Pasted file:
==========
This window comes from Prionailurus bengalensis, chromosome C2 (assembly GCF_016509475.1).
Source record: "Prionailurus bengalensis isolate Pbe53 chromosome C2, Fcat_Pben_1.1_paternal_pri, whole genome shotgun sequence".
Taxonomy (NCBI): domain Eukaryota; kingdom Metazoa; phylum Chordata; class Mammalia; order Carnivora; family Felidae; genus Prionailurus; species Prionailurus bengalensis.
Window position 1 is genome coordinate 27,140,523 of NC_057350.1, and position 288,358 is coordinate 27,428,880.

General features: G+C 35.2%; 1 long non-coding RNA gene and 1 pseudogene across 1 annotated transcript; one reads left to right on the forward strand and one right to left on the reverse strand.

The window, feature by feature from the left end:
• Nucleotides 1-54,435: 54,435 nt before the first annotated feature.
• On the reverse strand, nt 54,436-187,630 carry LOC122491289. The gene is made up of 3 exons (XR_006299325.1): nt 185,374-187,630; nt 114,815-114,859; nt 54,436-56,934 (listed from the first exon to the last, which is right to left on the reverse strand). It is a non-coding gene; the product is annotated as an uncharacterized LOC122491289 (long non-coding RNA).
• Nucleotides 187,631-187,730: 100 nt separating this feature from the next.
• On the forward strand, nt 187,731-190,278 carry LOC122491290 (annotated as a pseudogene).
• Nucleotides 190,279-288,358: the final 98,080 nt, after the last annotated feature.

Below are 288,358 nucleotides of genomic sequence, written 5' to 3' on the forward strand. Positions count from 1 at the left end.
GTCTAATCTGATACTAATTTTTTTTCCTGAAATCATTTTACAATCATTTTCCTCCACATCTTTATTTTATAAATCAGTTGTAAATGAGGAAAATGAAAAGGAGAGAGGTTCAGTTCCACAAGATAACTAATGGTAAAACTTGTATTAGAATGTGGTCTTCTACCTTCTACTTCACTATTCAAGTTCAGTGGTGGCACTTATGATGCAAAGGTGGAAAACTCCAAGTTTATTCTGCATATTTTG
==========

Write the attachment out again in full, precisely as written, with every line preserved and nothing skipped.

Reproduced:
This window comes from Prionailurus bengalensis, chromosome C2 (assembly GCF_016509475.1).
Source record: "Prionailurus bengalensis isolate Pbe53 chromosome C2, Fcat_Pben_1.1_paternal_pri, whole genome shotgun sequence".
Taxonomy (NCBI): domain Eukaryota; kingdom Metazoa; phylum Chordata; class Mammalia; order Carnivora; family Felidae; genus Prionailurus; species Prionailurus bengalensis.
Window position 1 is genome coordinate 27,140,523 of NC_057350.1, and position 288,358 is coordinate 27,428,880.

General features: G+C 35.2%; 1 long non-coding RNA gene and 1 pseudogene across 1 annotated transcript; one reads left to right on the forward strand and one right to left on the reverse strand.

The window, feature by feature from the left end:
• Nucleotides 1-54,435: 54,435 nt before the first annotated feature.
• On the reverse strand, nt 54,436-187,630 carry LOC122491289. The gene is made up of 3 exons (XR_006299325.1): nt 185,374-187,630; nt 114,815-114,859; nt 54,436-56,934 (listed from the first exon to the last, which is right to left on the reverse strand). It is a non-coding gene; the product is annotated as an uncharacterized LOC122491289 (long non-coding RNA).
• Nucleotides 187,631-187,730: 100 nt separating this feature from the next.
• On the forward strand, nt 187,731-190,278 carry LOC122491290 (annotated as a pseudogene).
• Nucleotides 190,279-288,358: the final 98,080 nt, after the last annotated feature.

Below are 288,358 nucleotides of genomic sequence, written 5' to 3' on the forward strand. Positions count from 1 at the left end.
GTCTAATCTGATACTAATTTTTTTTCCTGAAATCATTTTACAATCATTTTCCTCCACATCTTTATTTTATAAATCAGTTGTAAATGAGGAAAATGAAAAGGAGAGAGGTTCAGTTCCACAAGATAACTAATGGTAAAACTTGTATTAGAATGTGGTCTTCTACCTTCTACTTCACTATTCAAGTTCAGTGGTGGCACTTATGATGCAAAGGTGGAAAACTCCAAGTTTATTCTGCATATTTTG